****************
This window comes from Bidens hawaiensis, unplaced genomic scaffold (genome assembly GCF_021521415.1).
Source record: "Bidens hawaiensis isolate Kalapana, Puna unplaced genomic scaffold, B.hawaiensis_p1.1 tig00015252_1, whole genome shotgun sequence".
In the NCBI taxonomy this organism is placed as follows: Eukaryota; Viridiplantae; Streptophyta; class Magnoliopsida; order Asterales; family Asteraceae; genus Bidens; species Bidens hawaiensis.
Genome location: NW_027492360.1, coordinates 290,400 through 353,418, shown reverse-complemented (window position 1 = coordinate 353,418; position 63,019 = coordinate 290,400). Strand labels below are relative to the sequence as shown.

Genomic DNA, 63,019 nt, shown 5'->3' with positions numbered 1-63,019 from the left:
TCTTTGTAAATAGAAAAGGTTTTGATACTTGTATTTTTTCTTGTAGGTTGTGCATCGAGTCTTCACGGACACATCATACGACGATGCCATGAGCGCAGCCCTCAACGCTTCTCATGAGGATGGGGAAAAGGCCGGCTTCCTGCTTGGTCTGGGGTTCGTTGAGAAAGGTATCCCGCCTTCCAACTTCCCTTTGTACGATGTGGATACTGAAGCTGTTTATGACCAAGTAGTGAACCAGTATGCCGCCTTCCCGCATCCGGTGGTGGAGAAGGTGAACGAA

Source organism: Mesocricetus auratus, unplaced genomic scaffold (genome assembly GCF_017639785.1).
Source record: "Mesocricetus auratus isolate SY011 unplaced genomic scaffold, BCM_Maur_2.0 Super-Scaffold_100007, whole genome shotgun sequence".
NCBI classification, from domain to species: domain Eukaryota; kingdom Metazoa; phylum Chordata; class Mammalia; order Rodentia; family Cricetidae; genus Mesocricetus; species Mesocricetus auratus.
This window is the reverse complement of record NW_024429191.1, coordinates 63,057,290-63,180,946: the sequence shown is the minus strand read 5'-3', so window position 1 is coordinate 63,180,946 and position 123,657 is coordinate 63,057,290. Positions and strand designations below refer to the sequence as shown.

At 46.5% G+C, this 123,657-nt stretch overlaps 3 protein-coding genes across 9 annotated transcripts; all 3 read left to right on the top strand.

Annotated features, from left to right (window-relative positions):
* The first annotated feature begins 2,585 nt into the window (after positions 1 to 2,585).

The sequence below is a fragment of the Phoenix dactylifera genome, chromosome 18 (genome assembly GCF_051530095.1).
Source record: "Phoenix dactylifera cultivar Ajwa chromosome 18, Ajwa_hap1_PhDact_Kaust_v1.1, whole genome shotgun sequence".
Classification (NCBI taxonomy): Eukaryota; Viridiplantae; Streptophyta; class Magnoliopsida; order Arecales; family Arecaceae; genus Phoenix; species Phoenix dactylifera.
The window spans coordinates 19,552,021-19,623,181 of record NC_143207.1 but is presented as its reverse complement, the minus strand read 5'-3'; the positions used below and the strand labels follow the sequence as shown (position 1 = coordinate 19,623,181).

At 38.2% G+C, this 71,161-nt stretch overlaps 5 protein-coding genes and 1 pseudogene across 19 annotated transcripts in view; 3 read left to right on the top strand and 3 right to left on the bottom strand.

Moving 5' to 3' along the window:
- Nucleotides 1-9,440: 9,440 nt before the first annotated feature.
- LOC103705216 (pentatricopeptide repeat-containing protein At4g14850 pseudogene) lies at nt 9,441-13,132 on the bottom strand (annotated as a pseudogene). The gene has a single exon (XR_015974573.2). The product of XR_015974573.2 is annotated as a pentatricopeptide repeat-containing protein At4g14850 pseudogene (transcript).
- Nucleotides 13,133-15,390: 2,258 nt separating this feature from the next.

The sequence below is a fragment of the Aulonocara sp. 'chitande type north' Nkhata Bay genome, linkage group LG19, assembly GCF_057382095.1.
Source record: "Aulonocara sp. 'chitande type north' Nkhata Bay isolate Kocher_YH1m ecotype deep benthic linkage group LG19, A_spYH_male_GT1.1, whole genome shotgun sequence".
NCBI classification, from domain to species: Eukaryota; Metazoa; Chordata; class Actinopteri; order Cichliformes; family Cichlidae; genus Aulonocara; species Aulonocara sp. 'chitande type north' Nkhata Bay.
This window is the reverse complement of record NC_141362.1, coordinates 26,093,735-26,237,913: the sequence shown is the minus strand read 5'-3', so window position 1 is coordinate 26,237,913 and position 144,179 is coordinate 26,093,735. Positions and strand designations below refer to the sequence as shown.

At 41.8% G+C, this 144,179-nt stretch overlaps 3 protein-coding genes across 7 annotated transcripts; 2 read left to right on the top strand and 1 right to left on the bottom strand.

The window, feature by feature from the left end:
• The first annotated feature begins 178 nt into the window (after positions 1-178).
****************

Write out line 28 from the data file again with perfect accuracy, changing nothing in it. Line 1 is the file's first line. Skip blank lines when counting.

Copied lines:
The window, feature by feature from the left end: